It’s imperative for you to feel as confident and sure-footed as possible before you ask buyers to tether themselves to you and your plans. When you have a firm foundation, there’s one more ingredient you’ll need to be a stabilizing force for buyers who are also navigating a VUCA world. That imperative ingredient is trust.


Trust breeds security.


Your buyers want to feel secure, and they will feel that way when you develop mutual trust with them.


To foster buyers’ trust be sure you, yourself, are not operating in a VUCA manner. Be predictable and transparent as much as you can be. Remember that the fastest way to erode trust is by exhibiting self-orientation rather than other-orientation. To make conversations about your buyer, ask quality questions and listen empathically. You can download a free book chapter from DISCOVER Questions™ Get You Connected, for buyer research that explains the links between buyer trust and seller questions. 


In sales, we can’t deny or change the volatility, uncertainty, complexity and ambiguity that is the new norm. But we can insulate our buyers from this VUCA world by equipping ourselves for it in ways that will give them respite when they work with us.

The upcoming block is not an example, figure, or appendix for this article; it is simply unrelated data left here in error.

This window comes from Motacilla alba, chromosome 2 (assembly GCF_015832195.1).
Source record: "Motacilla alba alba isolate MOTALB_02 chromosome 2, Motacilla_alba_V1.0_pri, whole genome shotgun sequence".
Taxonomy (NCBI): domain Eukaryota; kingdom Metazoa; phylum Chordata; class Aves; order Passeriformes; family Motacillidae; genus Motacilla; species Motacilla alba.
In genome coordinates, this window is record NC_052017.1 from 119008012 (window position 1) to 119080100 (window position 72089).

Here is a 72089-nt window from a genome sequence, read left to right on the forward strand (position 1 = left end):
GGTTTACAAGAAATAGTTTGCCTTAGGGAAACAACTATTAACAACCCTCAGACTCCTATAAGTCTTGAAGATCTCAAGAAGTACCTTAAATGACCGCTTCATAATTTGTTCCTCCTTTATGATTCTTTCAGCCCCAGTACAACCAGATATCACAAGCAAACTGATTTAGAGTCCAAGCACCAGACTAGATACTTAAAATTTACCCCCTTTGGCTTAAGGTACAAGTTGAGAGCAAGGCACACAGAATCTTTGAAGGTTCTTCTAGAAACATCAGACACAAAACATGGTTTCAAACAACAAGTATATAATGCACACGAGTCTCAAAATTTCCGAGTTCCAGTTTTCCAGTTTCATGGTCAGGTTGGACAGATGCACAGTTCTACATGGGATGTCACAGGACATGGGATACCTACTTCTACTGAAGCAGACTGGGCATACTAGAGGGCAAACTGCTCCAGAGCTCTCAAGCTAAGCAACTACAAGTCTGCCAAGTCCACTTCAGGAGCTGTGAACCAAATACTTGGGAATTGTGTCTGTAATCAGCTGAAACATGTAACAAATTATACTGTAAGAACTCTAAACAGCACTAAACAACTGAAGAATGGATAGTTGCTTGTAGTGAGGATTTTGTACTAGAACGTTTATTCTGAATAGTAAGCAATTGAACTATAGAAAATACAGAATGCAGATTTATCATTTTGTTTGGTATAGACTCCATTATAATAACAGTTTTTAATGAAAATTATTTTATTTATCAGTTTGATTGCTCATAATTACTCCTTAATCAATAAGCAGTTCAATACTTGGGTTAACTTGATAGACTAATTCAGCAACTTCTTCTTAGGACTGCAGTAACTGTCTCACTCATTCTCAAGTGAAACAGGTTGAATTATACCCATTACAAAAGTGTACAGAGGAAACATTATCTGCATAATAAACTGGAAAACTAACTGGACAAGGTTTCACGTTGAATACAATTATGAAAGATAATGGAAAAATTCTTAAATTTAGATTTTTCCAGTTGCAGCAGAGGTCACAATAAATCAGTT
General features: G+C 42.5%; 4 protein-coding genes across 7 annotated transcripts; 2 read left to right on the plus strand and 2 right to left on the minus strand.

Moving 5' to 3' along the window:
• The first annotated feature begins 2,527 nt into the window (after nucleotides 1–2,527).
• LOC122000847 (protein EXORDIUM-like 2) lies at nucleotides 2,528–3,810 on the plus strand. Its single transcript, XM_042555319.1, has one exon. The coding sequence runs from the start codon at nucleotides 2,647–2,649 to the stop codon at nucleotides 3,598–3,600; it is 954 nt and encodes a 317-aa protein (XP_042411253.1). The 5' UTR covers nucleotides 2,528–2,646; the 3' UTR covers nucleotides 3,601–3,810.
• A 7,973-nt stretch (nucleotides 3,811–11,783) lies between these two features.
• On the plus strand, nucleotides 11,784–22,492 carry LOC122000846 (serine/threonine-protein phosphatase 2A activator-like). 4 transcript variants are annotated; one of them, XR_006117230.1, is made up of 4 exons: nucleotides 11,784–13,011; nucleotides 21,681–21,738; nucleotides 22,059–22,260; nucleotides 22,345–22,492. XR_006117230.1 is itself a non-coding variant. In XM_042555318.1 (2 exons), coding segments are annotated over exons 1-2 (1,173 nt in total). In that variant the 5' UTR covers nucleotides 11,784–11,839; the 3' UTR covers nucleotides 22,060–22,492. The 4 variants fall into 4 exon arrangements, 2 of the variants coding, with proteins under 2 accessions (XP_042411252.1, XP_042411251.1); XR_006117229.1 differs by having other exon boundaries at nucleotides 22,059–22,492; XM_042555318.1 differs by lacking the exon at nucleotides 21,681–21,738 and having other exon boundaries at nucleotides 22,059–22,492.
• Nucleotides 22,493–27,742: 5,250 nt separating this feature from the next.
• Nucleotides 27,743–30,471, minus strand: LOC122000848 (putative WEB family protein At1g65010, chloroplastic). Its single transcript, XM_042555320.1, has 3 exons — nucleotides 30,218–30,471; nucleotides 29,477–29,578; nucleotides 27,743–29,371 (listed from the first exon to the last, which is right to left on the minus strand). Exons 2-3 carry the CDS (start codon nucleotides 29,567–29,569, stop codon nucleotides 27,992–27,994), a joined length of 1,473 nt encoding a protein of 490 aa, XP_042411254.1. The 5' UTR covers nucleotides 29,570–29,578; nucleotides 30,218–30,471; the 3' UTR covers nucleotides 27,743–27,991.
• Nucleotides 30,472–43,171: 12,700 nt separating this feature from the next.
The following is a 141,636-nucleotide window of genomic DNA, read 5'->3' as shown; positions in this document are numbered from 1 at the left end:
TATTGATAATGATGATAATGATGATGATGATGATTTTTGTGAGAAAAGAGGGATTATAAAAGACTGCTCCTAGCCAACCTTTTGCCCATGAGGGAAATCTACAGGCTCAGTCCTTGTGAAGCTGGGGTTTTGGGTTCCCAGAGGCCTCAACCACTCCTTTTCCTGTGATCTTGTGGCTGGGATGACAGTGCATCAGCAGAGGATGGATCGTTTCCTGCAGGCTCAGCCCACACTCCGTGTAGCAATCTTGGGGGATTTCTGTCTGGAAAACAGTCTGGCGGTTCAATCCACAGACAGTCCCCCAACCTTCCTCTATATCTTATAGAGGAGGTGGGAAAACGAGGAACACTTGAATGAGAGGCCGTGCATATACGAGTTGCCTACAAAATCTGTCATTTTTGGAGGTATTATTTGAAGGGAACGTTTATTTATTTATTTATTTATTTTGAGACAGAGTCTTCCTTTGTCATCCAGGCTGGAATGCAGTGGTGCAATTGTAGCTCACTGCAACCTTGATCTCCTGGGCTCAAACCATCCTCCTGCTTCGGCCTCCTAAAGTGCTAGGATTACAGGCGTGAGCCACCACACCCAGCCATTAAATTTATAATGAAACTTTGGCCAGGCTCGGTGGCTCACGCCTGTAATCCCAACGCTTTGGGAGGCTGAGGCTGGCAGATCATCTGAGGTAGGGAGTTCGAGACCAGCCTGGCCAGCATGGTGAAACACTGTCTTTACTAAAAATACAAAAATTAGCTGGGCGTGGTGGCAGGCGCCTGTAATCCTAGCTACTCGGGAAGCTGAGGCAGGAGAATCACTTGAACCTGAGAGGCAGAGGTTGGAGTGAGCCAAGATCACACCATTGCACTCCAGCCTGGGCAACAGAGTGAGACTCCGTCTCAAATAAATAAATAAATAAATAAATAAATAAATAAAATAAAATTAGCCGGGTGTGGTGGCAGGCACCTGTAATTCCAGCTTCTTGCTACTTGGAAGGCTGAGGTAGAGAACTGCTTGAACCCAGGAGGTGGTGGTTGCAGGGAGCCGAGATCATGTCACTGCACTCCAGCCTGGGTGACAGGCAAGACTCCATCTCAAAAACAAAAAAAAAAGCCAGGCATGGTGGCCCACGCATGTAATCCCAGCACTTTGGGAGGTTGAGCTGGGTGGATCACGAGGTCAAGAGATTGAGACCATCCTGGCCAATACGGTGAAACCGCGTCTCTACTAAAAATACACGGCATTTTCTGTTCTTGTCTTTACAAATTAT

{#/pub/images/DebCalvertNew.jpg}Written by Deb Calvert, President, People First Productivity Solutions-Author of the DISCOVER Questions book series, Deb has worked as a sales productivity specialist and sales researcher since 2000. She is certified as a Master Sales Coach, Master Trainer, and host of CONNECT! an online radio show for selling professionals where listeners ignite their selling power in just an hour. Deb helps companies to boost productivity through people development. This work includes leadership program design and facilitation, strategic planning with executive teams, team effectiveness work, and performance management program design. 


Do you have a sales question for Deb?  Please visit our Sales Community, she will be happy to help: Ask an Expert